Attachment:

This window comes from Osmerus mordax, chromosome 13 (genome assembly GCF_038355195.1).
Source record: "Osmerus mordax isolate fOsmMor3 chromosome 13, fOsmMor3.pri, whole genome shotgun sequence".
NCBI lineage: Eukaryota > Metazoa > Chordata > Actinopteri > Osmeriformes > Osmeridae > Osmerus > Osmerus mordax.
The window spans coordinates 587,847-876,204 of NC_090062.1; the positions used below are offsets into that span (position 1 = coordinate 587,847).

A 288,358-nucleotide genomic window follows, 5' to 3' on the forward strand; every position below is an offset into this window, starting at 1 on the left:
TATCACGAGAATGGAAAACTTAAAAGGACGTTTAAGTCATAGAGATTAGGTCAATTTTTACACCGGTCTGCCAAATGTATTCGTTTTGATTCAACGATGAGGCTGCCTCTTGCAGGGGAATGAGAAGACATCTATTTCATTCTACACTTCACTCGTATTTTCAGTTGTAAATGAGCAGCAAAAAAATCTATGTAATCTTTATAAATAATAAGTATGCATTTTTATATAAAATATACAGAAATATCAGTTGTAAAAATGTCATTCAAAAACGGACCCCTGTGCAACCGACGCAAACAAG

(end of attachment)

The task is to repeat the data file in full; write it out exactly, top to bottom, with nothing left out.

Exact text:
This window comes from Osmerus mordax, chromosome 13 (genome assembly GCF_038355195.1).
Source record: "Osmerus mordax isolate fOsmMor3 chromosome 13, fOsmMor3.pri, whole genome shotgun sequence".
NCBI lineage: Eukaryota > Metazoa > Chordata > Actinopteri > Osmeriformes > Osmeridae > Osmerus > Osmerus mordax.
The window spans coordinates 587,847-876,204 of NC_090062.1; the positions used below are offsets into that span (position 1 = coordinate 587,847).

A 288,358-nucleotide genomic window follows, 5' to 3' on the forward strand; every position below is an offset into this window, starting at 1 on the left:
TATCACGAGAATGGAAAACTTAAAAGGACGTTTAAGTCATAGAGATTAGGTCAATTTTTACACCGGTCTGCCAAATGTATTCGTTTTGATTCAACGATGAGGCTGCCTCTTGCAGGGGAATGAGAAGACATCTATTTCATTCTACACTTCACTCGTATTTTCAGTTGTAAATGAGCAGCAAAAAAATCTATGTAATCTTTATAAATAATAAGTATGCATTTTTATATAAAATATACAGAAATATCAGTTGTAAAAATGTCATTCAAAAACGGACCCCTGTGCAACCGACGCAAACAAG